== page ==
Container fire breaks out on a second Maersk box ship, but crew is safe
Just days after tragedy struck when a fatal fire broke out on the Maersk Honam, ...
The insurance industry is bracing itself for hundreds of millions of dollars of claims from the biggest container vessel casualty to date – but some shippers will not have been insured.
A Maersk spokesman told The Loadstar today no decision had yet been reached on the port of destination for the fire-damaged 15,262 teu Maersk Honam.
However, according to AIS signals received from one of the salvage tugs in attendance, the still-smouldering vessel is under tow, heading slowly in a NNE direction, which could suggest Mumbai as a port of refuge.
But before port authorities consider accepting the vessel on a lay-by berth, they will need to be convinced by the salvage teams that the container fires have been completely extinguished, which could take several more days.
In the case of the 6,750 teu MSC Flaminia, which caught fire in mid-Atlantic on 14 July 2013, it was almost two months before a North European port agreed to accept the ship alongside.
The 2017-built Maersk Honam caught fire on 6 March in the Arabian Sea en route to the Mediterranean, via Suez, claiming the lives of four seafarers with a further crew member presumed to be lost.
According to the Indian coastguard pictures, hundreds of containers in the fore section of the ULCV would seem to be a total loss, but boxes stowed behind the superstructure and in the aft section appear intact.
Maersk declared general average on 9 March and appointed Liverpool-based average adjuster Richards Hogg Lindley to collect the necessary GA security. It said it had advised cargo owners, including 2M partner MSC, of its decision to declare GA.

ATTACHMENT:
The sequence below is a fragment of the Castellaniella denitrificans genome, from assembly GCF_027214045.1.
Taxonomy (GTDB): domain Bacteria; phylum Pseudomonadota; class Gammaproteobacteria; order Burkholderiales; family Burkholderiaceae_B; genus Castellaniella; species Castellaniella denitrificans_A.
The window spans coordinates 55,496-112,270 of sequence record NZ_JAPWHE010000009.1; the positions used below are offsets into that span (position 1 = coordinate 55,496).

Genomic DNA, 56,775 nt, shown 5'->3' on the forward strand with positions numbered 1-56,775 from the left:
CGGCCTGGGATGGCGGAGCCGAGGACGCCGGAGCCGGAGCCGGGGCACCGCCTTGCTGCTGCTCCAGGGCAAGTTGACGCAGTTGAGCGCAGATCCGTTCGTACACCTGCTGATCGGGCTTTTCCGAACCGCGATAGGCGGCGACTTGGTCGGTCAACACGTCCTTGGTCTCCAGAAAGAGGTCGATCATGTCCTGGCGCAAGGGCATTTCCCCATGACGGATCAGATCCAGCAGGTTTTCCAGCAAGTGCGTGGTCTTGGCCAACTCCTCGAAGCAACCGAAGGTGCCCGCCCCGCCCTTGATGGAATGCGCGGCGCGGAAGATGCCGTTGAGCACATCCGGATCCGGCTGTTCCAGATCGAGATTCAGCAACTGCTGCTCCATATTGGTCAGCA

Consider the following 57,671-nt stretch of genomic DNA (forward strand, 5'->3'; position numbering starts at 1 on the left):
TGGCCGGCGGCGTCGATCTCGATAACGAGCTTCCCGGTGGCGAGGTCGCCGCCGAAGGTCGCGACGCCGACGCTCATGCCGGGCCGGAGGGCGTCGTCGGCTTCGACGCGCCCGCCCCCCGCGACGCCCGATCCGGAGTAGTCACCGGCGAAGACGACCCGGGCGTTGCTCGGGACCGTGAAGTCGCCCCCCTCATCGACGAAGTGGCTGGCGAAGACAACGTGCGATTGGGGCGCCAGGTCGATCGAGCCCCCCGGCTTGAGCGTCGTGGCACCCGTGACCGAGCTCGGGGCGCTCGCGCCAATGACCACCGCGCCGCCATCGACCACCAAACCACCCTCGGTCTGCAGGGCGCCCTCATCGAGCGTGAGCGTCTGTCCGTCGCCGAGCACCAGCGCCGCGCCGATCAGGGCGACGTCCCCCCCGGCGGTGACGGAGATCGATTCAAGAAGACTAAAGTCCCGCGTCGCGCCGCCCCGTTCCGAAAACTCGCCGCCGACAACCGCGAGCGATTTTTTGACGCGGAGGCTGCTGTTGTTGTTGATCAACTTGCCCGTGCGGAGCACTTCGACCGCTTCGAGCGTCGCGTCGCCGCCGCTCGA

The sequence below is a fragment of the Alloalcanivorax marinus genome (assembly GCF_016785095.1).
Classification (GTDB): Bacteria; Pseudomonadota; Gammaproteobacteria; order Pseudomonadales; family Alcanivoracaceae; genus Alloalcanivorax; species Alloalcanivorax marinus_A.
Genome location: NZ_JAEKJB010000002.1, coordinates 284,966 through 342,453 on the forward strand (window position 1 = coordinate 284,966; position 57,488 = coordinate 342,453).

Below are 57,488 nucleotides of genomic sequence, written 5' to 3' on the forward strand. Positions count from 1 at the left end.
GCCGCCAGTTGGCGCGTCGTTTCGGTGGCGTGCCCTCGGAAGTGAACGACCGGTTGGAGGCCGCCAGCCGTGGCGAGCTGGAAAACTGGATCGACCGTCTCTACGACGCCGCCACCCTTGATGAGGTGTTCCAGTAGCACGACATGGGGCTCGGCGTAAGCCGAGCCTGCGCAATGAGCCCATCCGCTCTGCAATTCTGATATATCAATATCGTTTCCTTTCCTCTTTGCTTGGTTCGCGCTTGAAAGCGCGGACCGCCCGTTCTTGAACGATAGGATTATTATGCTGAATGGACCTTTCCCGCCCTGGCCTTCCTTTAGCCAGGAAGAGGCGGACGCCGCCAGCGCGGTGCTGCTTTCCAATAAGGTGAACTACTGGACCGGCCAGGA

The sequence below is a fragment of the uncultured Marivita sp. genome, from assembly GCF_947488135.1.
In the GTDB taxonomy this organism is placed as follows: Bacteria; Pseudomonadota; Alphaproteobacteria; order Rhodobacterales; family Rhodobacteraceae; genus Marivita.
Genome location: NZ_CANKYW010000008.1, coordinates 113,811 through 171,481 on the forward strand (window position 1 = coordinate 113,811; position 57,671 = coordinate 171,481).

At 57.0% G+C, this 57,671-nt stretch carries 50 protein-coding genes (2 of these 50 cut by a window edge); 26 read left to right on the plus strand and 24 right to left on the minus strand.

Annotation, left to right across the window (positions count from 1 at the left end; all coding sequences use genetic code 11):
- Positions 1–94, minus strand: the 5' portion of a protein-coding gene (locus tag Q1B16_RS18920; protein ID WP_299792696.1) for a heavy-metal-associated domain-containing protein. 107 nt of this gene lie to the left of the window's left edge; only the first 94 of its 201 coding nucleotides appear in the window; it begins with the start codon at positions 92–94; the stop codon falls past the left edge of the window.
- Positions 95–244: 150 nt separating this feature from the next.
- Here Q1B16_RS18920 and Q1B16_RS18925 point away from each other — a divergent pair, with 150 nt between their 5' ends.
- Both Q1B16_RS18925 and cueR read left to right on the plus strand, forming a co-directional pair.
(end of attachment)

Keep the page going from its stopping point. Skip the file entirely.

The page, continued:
MSC requested its customers to contact their insurance company “so that your cargo can be released without delay”, adding: “We have not received any reliable information regarding the condition of your cargo, but we will be sure to inform you after we are notified”.
However, many of the shippers may not have arranged any marine cargo insurance and will therefore be in for a nasty shock when the average adjusters require a substantial deposit before the release of undamaged containers. The basic concept of GA is that all losses, including salvage, port and transfer costs are shared between surviving cargo.
Meanwhile, for cargo that was insured, marine reinsurance branches will be expecting an avalanche of claims for this latest containership casualty.
Insurers have for some time expressed their concerns about their exposure in the event of a major ULCV casualty. In the case of the 8,110 teu MOL Comfort which broke its back off the coast of Yemen in 2008, resulting in a total loss of the ship and its 4,380 containers, the insured cargo loss alone was reported at some $300m.
Marine insurers typically calculate their average exposure per box at between $50,000-$100,000, but it was reported that amounts lost from the MOL Comfort were considerably higher, and there have been instances recorded by marine insurers where the value of a single pallet packed in a container has exceeded $1m.